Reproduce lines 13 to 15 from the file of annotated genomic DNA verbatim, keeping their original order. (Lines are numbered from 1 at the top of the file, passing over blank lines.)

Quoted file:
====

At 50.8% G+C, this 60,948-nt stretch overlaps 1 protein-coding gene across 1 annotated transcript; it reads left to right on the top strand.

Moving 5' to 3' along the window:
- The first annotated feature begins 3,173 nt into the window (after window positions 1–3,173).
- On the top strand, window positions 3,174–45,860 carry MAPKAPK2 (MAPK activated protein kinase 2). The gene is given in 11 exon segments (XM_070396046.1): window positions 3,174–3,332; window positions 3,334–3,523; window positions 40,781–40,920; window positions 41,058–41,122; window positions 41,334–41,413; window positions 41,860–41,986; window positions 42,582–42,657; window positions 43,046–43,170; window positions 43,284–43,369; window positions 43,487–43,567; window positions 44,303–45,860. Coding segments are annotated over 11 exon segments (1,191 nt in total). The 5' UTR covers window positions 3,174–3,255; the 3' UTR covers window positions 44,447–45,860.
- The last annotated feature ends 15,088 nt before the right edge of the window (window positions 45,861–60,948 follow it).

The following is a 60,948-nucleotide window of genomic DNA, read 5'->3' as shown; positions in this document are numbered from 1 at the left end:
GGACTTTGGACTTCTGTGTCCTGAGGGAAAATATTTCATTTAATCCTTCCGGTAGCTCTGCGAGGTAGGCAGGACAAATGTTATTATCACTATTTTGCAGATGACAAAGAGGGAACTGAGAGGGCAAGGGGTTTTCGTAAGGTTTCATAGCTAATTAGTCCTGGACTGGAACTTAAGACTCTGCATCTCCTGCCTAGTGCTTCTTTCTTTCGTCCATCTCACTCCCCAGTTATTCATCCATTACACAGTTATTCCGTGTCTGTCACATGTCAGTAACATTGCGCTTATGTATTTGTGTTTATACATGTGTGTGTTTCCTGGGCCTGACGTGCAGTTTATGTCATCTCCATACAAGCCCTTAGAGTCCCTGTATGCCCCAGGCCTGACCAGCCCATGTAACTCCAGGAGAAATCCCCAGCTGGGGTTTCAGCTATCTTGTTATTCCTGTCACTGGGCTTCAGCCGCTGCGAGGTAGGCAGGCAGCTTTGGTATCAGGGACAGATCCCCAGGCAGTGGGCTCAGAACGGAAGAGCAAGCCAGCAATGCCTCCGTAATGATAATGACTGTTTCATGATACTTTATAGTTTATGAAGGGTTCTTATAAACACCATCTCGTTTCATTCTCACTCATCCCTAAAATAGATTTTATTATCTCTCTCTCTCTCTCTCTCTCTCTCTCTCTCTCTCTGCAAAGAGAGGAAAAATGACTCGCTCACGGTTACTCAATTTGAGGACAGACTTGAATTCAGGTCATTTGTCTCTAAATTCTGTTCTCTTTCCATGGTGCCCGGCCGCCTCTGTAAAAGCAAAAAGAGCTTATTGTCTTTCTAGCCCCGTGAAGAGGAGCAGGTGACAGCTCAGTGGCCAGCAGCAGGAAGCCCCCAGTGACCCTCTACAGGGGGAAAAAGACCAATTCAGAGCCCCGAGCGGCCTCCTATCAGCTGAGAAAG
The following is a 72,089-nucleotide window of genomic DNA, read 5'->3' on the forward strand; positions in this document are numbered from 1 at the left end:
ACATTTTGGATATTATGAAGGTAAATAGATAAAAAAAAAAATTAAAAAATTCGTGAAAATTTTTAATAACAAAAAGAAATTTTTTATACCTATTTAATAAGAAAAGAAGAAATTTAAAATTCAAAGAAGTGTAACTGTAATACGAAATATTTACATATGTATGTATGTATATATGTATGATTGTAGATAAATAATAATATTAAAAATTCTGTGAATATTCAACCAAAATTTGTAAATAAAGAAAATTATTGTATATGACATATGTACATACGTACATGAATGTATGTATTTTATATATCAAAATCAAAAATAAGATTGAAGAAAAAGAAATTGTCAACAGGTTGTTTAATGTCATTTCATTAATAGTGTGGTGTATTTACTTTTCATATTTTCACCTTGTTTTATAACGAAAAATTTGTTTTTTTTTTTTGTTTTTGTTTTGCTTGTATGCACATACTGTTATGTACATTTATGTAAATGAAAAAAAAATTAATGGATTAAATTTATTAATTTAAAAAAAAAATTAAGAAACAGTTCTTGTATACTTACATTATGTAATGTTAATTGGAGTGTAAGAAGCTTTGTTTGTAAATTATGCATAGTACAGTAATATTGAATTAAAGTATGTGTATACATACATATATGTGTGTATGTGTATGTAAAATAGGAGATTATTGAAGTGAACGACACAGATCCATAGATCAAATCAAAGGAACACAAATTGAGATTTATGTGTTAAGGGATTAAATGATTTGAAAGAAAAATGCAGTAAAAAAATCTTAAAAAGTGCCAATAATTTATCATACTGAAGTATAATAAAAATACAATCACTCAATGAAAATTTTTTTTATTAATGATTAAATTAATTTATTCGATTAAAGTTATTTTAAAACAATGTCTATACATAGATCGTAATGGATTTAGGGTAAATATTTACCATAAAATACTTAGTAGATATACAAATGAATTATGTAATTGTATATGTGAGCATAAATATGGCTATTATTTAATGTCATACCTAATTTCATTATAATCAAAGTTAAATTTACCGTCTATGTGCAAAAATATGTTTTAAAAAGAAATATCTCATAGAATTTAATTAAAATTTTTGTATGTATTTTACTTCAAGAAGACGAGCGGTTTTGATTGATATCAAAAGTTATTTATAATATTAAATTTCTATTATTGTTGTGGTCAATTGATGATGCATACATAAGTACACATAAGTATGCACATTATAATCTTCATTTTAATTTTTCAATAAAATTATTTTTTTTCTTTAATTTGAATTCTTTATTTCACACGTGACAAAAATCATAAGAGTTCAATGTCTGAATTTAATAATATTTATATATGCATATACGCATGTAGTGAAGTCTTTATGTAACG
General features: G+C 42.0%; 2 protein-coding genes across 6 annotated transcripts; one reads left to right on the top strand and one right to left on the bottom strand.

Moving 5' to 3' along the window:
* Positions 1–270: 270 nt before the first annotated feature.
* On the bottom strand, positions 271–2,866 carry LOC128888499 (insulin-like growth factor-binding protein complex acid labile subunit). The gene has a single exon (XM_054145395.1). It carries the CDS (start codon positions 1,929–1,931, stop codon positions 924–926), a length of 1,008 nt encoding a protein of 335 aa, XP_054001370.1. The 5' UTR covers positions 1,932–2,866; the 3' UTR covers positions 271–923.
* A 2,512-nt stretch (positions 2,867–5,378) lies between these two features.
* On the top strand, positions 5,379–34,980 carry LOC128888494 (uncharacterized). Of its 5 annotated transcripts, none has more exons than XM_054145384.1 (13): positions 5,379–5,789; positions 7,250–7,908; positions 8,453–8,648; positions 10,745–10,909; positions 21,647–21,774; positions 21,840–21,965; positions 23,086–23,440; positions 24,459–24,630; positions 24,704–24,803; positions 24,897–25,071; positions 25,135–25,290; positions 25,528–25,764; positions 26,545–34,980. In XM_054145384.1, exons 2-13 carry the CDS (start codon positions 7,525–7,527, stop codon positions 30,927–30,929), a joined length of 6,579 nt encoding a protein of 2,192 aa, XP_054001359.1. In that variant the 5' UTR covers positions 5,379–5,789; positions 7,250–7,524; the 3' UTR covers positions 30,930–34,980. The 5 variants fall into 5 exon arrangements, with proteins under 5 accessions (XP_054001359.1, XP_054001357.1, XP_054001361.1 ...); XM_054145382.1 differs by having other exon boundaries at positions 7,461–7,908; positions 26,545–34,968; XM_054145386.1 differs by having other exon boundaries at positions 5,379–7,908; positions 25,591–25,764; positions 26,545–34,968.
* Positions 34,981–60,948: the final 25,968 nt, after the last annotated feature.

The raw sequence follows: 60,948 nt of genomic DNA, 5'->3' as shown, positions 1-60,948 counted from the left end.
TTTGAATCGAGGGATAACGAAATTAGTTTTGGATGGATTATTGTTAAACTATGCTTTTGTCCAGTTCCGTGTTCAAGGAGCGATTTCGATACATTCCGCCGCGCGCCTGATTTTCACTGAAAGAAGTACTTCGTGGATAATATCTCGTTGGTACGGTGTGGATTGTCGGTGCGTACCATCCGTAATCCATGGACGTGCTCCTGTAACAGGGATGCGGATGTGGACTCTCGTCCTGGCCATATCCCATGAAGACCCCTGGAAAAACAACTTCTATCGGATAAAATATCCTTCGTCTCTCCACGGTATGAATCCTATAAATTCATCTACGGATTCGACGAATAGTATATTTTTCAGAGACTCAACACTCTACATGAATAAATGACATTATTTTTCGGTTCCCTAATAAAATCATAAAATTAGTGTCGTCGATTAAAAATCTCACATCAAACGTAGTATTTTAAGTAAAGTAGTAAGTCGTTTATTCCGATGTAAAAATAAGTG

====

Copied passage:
* On the bottom strand, positions 271–2,866 carry LOC128888499 (insulin-like growth factor-binding protein complex acid labile subunit). The gene has a single exon (XM_054145395.1). It carries the CDS (start codon positions 1,929–1,931, stop codon positions 924–926), a length of 1,008 nt encoding a protein of 335 aa, XP_054001370.1. The 5' UTR covers positions 1,932–2,866; the 3' UTR covers positions 271–923.
* A 2,512-nt stretch (positions 2,867–5,378) lies between these two features.
* On the top strand, positions 5,379–34,980 carry LOC128888494 (uncharacterized). Of its 5 annotated transcripts, none has more exons than XM_054145384.1 (13): positions 5,379–5,789; positions 7,250–7,908; positions 8,453–8,648; positions 10,745–10,909; positions 21,647–21,774; positions 21,840–21,965; positions 23,086–23,440; positions 24,459–24,630; positions 24,704–24,803; positions 24,897–25,071; positions 25,135–25,290; positions 25,528–25,764; positions 26,545–34,980. In XM_054145384.1, exons 2-13 carry the CDS (start codon positions 7,525–7,527, stop codon positions 30,927–30,929), a joined length of 6,579 nt encoding a protein of 2,192 aa, XP_054001359.1. In that variant the 5' UTR covers positions 5,379–5,789; positions 7,250–7,524; the 3' UTR covers positions 30,930–34,980. The 5 variants fall into 5 exon arrangements, with proteins under 5 accessions (XP_054001359.1, XP_054001357.1, XP_054001361.1 ...); XM_054145382.1 differs by having other exon boundaries at positions 7,461–7,908; positions 26,545–34,968; XM_054145386.1 differs by having other exon boundaries at positions 5,379–7,908; positions 25,591–25,764; positions 26,545–34,968.